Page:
IBC 2014 Conference Preview: Creating an improved EPG through adaptive machine learning

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Q&A with Navneeth Kannan and Dinkar Bhat

 What are you going to discuss in your conference session at IBC 2014?

Navneeth Kannan (NK): We are presenting a method for a machine learning framework that simulates how we could develop a more personal viewing experience based on viewer behavior.

Video consumption behavior is evolving at a frenetic pace with the viewer freed from both the confines of the living room and the limits of traditional broadcast TV. While there have been advances in the user interface for over-the-top content, like catch-up and on-demand, interfaces for broadcast television need to catch up.

Consumer devices and network infrastructure have advanced to the point where channel navigation interfaces could, and should, be significantly improved from the traditional Electronic Program Guide (EPG). We believe we can harness the increased processing power of consumer devices to make machine learning techniques feasible.

You mention a machine learning framework. What does that mean?

Dinkar Bhat (DB): The adaptive user-interface takes advantage of content characteristics and viewership behavior based on the premise that though the number of channels available has increased, people are ultimately only interested in a certain number – i.e., we all have our favorite channels.

NK: The framework we’re putting forward allows for a platform that can accommodate multiple viewer profiles that orders channels based on the number of times a viewer opts for a channel and the amount of time spent once there. We’ve added in a few more factors with the ultimate aim to be able to learn viewer channel preference and even predict channel ranking for unwatched channels – something that could be done for alternative movie, sports or news channels for instance.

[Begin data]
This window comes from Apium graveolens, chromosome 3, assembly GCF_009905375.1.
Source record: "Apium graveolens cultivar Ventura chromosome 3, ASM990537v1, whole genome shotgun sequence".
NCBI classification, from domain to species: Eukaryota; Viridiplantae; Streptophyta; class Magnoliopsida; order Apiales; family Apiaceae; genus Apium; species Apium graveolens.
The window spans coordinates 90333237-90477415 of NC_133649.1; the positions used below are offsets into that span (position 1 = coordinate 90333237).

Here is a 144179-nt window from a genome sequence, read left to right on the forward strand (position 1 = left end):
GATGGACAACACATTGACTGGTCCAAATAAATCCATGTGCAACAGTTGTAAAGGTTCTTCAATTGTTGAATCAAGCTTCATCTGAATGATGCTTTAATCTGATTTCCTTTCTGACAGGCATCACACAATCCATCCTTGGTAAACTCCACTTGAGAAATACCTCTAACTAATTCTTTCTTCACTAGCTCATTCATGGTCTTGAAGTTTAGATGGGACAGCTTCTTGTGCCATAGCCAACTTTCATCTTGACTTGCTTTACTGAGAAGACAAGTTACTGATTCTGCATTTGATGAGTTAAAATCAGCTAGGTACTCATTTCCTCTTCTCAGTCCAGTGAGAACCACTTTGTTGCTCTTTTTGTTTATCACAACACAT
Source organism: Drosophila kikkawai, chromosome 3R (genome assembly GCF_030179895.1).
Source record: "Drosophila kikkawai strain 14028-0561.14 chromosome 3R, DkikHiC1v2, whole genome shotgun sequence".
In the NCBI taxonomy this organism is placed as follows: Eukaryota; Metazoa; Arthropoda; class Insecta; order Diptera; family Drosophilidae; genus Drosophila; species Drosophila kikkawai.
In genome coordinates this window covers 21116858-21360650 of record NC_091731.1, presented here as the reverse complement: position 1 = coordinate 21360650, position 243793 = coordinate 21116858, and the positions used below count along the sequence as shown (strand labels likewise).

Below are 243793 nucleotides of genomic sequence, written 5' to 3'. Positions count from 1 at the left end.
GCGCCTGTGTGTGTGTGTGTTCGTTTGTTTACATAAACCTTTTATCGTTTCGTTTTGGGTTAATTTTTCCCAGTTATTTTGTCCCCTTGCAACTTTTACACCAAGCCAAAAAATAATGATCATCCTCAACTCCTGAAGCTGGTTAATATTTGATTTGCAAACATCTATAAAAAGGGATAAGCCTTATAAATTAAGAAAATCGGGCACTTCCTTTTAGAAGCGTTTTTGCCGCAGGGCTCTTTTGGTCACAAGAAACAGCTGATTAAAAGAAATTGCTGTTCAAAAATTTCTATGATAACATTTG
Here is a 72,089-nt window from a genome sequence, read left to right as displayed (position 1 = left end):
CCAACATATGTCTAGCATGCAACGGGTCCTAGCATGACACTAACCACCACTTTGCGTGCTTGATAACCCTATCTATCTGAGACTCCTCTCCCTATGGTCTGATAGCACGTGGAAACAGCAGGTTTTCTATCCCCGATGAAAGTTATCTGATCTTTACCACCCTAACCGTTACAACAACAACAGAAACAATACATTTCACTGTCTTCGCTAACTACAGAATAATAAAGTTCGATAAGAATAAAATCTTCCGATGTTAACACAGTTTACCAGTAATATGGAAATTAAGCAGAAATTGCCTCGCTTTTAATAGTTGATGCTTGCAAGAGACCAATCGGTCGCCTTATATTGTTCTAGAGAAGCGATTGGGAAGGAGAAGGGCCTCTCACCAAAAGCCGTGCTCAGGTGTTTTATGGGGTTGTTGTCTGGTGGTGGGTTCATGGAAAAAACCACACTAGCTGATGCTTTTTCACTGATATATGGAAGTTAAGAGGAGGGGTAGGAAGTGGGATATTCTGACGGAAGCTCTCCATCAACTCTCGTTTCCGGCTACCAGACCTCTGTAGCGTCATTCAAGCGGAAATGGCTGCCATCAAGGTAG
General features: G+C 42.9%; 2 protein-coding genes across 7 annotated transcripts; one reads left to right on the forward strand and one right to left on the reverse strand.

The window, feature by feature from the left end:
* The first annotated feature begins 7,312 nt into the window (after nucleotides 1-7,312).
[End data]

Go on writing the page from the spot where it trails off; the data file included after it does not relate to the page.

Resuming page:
DB: We believe this adaptability is vital. Even if you have user interfaces that provide filtering features for large number of channels, they are not able to flex to changing user viewing patterns. 

Why are you recommending an alternative to the traditional grid-style Electronic Program Guide (EPG)?

DB: Program guides originated at a time when the number of broadcast channels was far fewer, and programming was limited to prime time. Newspapers and magazines published these guides as tabular grids, with channels listed as rows, time-slots listed in columns, and program information filling the cells.

The EPG came to replicate this structure, but as the number of channels vastly increased, this grid interface remained – despite developments in video delivery, the capabilities of set-tops and on-screen graphics, and that’s before we even begin to talk about metadata. Everything is still ordered by channel numbers, and that’s something we believe is far too limiting for today’s consumption habits.

Even recent advances at the headend that organize channels by genre are themselves still too rigid, in that they are unable to offer an experience personal to each viewer.

What benefits does machine learning have for broadcasters and service providers?

DB: This framework modernizes the EPG to bring a level of informed suggestion, flexibility and personalization to TV experience. By enabling better navigation, broadcasters and service providers can potentially benefit from an increased understanding of audience behaviour, which could be extended to create opportunities for targeted advertisements as well as cross-selling VOD or other high-value content.

It is also scalable and agile. Newer components can be added after initial development and deployment, making it possible to refine and optimize the navigation experience – something we think broadcasters and service providers will find valuable.